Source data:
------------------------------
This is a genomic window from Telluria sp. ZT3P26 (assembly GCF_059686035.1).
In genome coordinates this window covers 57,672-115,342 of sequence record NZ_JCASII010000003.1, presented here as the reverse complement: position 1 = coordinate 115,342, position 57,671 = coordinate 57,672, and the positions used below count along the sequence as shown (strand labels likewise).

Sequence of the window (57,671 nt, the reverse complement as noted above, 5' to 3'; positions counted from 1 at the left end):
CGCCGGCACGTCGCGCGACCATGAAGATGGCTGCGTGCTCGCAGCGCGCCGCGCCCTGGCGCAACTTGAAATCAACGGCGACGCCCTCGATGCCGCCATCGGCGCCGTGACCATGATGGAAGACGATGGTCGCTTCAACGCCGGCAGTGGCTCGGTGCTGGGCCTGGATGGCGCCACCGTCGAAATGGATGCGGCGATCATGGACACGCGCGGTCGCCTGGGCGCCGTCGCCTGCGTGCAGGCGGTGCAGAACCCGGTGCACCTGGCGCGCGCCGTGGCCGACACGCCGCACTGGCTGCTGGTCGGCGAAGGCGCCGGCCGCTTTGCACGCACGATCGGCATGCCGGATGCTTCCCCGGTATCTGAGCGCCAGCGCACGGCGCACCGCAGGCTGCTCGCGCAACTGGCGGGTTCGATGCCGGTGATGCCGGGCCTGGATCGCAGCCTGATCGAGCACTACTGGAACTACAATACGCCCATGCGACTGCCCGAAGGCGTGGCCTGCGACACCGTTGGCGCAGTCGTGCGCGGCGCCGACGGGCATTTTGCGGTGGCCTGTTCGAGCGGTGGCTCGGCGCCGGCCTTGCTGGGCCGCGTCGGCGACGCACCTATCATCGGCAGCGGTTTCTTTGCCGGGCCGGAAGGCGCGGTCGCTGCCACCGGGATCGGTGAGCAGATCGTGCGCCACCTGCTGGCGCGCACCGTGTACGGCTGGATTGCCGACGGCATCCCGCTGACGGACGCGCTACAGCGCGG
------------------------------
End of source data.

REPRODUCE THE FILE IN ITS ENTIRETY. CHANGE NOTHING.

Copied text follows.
This is a genomic window from Telluria sp. ZT3P26 (assembly GCF_059686035.1).
In genome coordinates this window covers 57,672-115,342 of sequence record NZ_JCASII010000003.1, presented here as the reverse complement: position 1 = coordinate 115,342, position 57,671 = coordinate 57,672, and the positions used below count along the sequence as shown (strand labels likewise).

Sequence of the window (57,671 nt, the reverse complement as noted above, 5' to 3'; positions counted from 1 at the left end):
CGCCGGCACGTCGCGCGACCATGAAGATGGCTGCGTGCTCGCAGCGCGCCGCGCCCTGGCGCAACTTGAAATCAACGGCGACGCCCTCGATGCCGCCATCGGCGCCGTGACCATGATGGAAGACGATGGTCGCTTCAACGCCGGCAGTGGCTCGGTGCTGGGCCTGGATGGCGCCACCGTCGAAATGGATGCGGCGATCATGGACACGCGCGGTCGCCTGGGCGCCGTCGCCTGCGTGCAGGCGGTGCAGAACCCGGTGCACCTGGCGCGCGCCGTGGCCGACACGCCGCACTGGCTGCTGGTCGGCGAAGGCGCCGGCCGCTTTGCACGCACGATCGGCATGCCGGATGCTTCCCCGGTATCTGAGCGCCAGCGCACGGCGCACCGCAGGCTGCTCGCGCAACTGGCGGGTTCGATGCCGGTGATGCCGGGCCTGGATCGCAGCCTGATCGAGCACTACTGGAACTACAATACGCCCATGCGACTGCCCGAAGGCGTGGCCTGCGACACCGTTGGCGCAGTCGTGCGCGGCGCCGACGGGCATTTTGCGGTGGCCTGTTCGAGCGGTGGCTCGGCGCCGGCCTTGCTGGGCCGCGTCGGCGACGCACCTATCATCGGCAGCGGTTTCTTTGCCGGGCCGGAAGGCGCGGTCGCTGCCACCGGGATCGGTGAGCAGATCGTGCGCCACCTGCTGGCGCGCACCGTGTACGGCTGGATTGCCGACGGCATCCCGCTGACGGACGCGCTACAGCGCGG